History

The first ten years of the 16th century had a war of conquest by Europeans (Portuguese colonists) against the Kaingang and Guarani who inhabited the area of the city. Curitiba’s birth is 29 March 1693, when its City Council was founded. At the end of the 17th century, Curitiba’s agriculture was only for subsistence. Its main economic activities were mineral extraction. Waves of European immigrants arrived after 1850, mainly Poles, Italians, Germans (mostly from Russia) and Ukrainians. In 1853, the south and southwest of the province of São Paulo were emancipated, forming the new province of Paraná with Curitiba as its capital.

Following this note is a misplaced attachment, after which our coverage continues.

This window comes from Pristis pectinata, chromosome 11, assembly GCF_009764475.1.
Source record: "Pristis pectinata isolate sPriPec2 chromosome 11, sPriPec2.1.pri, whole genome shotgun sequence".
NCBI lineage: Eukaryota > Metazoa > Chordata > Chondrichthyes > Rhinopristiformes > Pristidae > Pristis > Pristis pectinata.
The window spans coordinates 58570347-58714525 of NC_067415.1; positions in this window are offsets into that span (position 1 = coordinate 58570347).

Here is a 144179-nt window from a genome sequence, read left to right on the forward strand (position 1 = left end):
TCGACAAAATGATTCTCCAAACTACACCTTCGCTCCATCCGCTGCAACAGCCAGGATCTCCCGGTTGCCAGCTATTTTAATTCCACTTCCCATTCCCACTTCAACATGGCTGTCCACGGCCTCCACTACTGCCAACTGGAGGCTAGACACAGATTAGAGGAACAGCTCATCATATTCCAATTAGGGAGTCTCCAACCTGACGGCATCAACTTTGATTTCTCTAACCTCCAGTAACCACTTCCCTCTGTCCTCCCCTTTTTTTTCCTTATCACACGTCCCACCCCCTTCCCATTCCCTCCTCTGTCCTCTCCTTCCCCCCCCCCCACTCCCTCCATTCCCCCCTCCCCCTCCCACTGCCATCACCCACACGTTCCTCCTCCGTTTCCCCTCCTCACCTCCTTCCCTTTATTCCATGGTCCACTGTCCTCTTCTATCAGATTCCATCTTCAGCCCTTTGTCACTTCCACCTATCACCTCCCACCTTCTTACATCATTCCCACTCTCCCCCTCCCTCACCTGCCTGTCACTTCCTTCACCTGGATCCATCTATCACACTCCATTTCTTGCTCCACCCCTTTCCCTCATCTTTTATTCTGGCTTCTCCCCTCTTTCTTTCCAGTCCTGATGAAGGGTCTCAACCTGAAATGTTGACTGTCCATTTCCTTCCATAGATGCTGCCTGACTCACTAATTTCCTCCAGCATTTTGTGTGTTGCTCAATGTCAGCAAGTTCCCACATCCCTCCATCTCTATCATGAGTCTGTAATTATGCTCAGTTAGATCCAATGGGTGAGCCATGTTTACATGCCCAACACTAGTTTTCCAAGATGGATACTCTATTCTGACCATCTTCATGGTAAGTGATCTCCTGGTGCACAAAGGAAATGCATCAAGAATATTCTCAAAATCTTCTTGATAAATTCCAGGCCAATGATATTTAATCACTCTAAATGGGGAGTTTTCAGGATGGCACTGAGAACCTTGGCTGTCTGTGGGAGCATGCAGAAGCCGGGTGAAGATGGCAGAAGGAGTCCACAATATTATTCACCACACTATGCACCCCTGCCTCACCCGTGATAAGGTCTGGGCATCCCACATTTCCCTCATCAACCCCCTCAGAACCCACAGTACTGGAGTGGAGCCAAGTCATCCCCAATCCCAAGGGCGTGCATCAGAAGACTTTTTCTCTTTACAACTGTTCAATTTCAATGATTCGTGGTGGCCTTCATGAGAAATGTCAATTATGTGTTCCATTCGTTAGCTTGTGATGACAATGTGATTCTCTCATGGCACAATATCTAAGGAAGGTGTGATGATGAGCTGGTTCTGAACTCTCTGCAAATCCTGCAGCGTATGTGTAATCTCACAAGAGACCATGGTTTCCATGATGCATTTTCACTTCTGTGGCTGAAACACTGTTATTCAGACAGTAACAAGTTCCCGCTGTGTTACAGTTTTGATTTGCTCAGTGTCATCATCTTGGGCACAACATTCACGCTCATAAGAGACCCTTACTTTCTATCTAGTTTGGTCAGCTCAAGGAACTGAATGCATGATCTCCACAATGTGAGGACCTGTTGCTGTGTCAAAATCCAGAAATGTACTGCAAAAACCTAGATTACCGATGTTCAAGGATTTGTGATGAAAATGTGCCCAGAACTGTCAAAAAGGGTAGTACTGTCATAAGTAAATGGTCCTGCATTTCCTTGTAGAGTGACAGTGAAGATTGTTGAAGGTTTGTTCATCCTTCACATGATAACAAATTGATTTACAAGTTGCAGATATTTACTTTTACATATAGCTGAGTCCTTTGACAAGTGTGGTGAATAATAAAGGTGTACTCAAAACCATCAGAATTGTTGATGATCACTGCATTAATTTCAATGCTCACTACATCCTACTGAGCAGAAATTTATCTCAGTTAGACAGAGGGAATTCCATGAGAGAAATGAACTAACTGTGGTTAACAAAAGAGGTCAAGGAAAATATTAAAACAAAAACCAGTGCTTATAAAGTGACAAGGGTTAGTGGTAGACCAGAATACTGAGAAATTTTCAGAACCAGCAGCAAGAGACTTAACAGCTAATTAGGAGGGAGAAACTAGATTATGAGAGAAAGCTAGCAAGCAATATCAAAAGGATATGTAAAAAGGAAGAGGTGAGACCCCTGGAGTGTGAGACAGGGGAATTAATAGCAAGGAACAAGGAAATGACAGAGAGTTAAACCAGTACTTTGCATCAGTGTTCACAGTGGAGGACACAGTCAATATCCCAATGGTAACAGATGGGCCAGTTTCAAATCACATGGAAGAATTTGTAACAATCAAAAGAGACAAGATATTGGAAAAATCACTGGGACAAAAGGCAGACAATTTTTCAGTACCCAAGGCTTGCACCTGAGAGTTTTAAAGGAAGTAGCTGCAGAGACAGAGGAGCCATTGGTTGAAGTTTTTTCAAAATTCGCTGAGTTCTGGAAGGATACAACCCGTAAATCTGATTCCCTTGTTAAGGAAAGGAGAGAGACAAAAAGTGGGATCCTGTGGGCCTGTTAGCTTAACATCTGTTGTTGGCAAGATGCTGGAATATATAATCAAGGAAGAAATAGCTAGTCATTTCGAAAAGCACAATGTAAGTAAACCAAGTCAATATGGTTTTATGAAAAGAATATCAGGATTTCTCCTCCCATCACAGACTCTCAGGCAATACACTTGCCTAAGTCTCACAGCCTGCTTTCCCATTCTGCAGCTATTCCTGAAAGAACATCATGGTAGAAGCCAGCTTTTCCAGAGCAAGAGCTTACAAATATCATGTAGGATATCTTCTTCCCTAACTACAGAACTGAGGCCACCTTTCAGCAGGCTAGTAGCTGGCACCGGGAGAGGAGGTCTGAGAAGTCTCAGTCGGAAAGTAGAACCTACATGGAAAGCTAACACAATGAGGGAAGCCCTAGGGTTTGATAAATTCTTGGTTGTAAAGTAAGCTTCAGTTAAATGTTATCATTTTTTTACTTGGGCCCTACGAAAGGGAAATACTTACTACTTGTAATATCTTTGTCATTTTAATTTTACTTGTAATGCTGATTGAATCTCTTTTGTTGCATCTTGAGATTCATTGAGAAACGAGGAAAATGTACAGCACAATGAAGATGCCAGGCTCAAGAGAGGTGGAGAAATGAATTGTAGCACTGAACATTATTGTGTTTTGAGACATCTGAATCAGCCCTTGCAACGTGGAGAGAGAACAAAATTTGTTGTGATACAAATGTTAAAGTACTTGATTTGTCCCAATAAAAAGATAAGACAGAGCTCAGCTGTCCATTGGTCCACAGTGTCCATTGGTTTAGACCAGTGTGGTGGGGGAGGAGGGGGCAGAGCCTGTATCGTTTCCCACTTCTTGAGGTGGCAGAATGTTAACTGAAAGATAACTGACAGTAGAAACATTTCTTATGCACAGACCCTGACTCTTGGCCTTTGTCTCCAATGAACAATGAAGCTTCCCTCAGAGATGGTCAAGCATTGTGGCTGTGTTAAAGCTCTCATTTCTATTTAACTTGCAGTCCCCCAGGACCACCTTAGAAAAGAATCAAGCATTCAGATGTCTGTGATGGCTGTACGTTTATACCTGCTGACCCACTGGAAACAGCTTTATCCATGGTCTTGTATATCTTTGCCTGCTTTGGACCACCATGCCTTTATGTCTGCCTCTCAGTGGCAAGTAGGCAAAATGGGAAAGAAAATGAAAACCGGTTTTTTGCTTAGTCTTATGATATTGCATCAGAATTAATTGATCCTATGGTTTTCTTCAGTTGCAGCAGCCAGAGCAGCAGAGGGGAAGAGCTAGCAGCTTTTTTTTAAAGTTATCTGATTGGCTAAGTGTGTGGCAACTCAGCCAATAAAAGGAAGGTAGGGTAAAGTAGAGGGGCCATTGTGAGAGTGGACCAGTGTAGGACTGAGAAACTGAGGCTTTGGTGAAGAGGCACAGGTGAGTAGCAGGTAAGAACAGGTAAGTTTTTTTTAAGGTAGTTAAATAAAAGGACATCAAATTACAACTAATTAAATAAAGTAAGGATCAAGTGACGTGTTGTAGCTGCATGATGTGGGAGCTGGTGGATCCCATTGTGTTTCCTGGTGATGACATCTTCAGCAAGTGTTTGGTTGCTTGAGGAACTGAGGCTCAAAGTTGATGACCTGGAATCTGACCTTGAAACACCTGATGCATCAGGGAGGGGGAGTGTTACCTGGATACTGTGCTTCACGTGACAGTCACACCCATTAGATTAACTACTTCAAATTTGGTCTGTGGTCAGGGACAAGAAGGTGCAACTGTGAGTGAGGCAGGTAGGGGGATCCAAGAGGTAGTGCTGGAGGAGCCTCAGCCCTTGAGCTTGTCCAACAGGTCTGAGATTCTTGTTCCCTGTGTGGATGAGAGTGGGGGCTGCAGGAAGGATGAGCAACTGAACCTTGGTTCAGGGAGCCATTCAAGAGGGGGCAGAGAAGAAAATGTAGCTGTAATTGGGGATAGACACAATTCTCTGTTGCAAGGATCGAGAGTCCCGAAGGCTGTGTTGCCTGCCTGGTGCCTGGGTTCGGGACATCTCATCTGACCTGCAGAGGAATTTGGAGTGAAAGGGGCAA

The region’s next economic cycle was based on the “tropeiros” (“troopers”): cattlemen who drove their herds from Viamão, in the southernmost state of Rio Grande do Sul, to a market in Sorocaba, in the state of São Paulo. From there, the herds were then taken to the state of Minas Gerais. The drovers would spend winter periods in the middle of the journey, in the “campos de Curitiba” (fields of Curitiba). These campsites would be dismantled when the cold season gave way to spring. The drovers would take advantage of their stay to do business, and by doing so, they made Curitiba into an important intermediate trading post. The traditions of wearing wool ponchos, roasting meat and drinking a bitter mate tea called “chimarrão”, encouraged a common culture that led people to form groups and settle. The cycle of cattle drives lasted for more than two centuries. With it, came many distinct cultural features of the Paraná region, especially the unique accent noticeable by pronounced Es.